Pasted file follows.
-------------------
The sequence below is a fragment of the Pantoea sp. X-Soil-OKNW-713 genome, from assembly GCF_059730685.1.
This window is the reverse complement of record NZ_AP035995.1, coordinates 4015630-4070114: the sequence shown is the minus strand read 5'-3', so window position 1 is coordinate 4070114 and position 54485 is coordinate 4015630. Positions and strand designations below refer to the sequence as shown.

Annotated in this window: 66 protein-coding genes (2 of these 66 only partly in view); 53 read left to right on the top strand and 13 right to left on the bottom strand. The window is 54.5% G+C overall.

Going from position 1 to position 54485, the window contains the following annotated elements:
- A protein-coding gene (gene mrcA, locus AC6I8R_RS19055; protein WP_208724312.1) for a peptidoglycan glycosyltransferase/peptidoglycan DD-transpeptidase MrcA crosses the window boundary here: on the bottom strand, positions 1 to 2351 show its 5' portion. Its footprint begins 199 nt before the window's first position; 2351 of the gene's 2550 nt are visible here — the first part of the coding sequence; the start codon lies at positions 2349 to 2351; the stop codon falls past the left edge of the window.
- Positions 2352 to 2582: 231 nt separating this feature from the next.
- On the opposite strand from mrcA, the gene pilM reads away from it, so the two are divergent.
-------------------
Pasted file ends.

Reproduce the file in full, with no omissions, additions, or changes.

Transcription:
The sequence below is a fragment of the Pantoea sp. X-Soil-OKNW-713 genome, from assembly GCF_059730685.1.
This window is the reverse complement of record NZ_AP035995.1, coordinates 4015630-4070114: the sequence shown is the minus strand read 5'-3', so window position 1 is coordinate 4070114 and position 54485 is coordinate 4015630. Positions and strand designations below refer to the sequence as shown.

Annotated in this window: 66 protein-coding genes (2 of these 66 only partly in view); 53 read left to right on the top strand and 13 right to left on the bottom strand. The window is 54.5% G+C overall.

Going from position 1 to position 54485, the window contains the following annotated elements:
- A protein-coding gene (gene mrcA, locus AC6I8R_RS19055; protein WP_208724312.1) for a peptidoglycan glycosyltransferase/peptidoglycan DD-transpeptidase MrcA crosses the window boundary here: on the bottom strand, positions 1 to 2351 show its 5' portion. Its footprint begins 199 nt before the window's first position; 2351 of the gene's 2550 nt are visible here — the first part of the coding sequence; the start codon lies at positions 2349 to 2351; the stop codon falls past the left edge of the window.
- Positions 2352 to 2582: 231 nt separating this feature from the next.
- On the opposite strand from mrcA, the gene pilM reads away from it, so the two are divergent.